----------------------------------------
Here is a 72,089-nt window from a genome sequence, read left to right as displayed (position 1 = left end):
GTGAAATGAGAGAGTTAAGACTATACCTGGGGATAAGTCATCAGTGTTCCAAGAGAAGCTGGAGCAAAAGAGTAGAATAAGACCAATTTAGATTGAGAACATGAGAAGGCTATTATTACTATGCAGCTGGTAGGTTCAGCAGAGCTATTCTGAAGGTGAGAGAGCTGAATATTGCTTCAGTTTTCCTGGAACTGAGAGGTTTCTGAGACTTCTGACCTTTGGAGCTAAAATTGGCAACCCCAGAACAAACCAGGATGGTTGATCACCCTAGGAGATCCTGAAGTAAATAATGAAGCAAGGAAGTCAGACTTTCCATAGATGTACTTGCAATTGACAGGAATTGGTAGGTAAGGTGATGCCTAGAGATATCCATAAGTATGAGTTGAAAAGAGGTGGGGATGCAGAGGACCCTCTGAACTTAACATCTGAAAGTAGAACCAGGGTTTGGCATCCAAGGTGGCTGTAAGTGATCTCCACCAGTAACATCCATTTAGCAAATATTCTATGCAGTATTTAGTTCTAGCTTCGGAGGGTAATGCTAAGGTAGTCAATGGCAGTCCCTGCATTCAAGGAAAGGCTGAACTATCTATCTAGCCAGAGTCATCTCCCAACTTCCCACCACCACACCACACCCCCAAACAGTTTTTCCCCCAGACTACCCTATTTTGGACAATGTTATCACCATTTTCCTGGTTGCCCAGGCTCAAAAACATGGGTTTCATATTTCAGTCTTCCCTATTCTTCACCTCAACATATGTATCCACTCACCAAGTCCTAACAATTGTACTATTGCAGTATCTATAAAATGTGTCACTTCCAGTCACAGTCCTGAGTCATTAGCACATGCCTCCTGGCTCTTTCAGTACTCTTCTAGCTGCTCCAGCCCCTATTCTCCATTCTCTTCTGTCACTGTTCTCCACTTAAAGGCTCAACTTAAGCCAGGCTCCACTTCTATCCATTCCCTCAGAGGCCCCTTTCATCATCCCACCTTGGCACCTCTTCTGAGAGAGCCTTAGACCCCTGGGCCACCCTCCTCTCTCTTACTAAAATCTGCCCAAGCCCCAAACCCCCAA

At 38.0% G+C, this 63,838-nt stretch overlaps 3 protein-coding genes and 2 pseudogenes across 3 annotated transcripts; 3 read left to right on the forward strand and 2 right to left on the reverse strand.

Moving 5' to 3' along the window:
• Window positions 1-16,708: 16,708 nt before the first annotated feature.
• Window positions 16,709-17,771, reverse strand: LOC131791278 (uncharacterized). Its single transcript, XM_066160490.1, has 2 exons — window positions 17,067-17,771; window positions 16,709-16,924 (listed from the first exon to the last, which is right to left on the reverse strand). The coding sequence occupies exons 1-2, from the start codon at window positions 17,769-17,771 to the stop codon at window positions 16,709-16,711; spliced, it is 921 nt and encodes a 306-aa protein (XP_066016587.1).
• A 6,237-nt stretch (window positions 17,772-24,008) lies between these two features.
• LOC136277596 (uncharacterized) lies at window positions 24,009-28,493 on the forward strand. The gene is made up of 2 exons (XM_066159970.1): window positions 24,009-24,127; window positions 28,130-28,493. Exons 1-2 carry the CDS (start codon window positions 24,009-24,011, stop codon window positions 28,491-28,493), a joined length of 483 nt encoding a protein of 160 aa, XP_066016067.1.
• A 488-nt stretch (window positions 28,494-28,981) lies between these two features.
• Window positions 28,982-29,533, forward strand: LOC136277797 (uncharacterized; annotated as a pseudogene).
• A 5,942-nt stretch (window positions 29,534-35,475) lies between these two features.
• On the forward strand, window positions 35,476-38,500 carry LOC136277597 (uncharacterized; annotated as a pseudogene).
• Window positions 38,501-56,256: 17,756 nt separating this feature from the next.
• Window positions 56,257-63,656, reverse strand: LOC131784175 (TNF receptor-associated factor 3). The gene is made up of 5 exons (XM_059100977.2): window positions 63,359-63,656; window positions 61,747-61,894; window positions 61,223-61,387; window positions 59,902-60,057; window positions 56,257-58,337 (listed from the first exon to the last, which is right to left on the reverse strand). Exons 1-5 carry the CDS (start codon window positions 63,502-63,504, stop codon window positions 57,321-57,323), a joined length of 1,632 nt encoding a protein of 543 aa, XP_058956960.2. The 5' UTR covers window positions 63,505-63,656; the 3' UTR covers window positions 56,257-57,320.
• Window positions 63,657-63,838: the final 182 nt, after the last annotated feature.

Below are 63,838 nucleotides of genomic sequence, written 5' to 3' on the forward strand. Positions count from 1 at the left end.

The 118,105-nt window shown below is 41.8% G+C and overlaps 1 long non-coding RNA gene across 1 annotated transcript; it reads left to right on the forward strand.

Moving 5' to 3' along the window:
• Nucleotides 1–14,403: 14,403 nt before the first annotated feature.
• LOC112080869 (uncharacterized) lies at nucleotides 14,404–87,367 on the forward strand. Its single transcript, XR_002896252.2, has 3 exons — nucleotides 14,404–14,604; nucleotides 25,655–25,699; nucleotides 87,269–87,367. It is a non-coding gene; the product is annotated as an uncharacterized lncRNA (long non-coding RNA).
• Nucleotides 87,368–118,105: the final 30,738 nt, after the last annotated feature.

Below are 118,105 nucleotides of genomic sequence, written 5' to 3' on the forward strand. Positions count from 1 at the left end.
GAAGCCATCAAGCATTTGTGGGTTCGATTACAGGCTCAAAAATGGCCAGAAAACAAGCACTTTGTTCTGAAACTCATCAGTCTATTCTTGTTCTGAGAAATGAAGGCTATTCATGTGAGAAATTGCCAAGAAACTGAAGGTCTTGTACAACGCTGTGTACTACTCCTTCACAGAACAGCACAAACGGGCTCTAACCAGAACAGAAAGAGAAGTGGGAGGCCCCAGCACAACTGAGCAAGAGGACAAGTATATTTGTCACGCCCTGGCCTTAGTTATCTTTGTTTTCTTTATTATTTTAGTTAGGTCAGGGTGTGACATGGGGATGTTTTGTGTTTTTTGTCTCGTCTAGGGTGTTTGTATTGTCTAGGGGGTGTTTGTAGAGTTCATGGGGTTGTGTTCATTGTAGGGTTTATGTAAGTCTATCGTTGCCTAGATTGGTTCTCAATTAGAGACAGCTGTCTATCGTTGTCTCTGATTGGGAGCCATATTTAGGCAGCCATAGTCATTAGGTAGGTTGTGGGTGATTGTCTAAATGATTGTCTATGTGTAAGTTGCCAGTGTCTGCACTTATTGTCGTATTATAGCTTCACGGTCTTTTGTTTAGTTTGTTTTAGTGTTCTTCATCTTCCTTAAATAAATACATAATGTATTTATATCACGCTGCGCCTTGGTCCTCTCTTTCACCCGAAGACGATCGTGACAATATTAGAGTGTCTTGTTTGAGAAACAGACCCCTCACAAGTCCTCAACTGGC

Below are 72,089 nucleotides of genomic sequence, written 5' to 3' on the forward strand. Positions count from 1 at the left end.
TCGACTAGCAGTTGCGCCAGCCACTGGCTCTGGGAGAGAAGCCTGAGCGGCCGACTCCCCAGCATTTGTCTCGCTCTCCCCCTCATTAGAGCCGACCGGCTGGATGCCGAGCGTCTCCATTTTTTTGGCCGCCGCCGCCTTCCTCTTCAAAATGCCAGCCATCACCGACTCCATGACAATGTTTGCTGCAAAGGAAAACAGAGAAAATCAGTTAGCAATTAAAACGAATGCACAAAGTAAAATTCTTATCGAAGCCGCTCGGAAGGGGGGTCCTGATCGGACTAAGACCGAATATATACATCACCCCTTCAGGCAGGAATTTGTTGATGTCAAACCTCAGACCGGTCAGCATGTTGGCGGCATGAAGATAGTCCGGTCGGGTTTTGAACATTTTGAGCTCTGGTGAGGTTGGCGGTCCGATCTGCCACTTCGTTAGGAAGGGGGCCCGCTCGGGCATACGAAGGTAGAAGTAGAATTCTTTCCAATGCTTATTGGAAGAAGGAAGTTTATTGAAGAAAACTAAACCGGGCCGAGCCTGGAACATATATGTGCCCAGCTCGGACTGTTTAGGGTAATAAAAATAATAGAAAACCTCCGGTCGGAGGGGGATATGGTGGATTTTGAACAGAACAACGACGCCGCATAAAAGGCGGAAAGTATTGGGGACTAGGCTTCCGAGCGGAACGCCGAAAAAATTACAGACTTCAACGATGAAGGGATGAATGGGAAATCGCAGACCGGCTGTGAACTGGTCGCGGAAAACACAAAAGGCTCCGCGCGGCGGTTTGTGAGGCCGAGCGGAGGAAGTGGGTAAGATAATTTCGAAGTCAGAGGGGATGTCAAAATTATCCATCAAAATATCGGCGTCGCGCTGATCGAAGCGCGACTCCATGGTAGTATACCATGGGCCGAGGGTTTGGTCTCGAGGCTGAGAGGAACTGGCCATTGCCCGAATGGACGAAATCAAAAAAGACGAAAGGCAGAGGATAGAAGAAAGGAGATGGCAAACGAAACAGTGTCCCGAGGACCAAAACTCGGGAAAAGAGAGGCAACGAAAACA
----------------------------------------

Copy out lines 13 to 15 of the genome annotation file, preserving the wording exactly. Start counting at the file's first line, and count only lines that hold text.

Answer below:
• Window positions 38,501-56,256: 17,756 nt separating this feature from the next.
• Window positions 56,257-63,656, reverse strand: LOC131784175 (TNF receptor-associated factor 3). The gene is made up of 5 exons (XM_059100977.2): window positions 63,359-63,656; window positions 61,747-61,894; window positions 61,223-61,387; window positions 59,902-60,057; window positions 56,257-58,337 (listed from the first exon to the last, which is right to left on the reverse strand). Exons 1-5 carry the CDS (start codon window positions 63,502-63,504, stop codon window positions 57,321-57,323), a joined length of 1,632 nt encoding a protein of 543 aa, XP_058956960.2. The 5' UTR covers window positions 63,505-63,656; the 3' UTR covers window positions 56,257-57,320.
• Window positions 63,657-63,838: the final 182 nt, after the last annotated feature.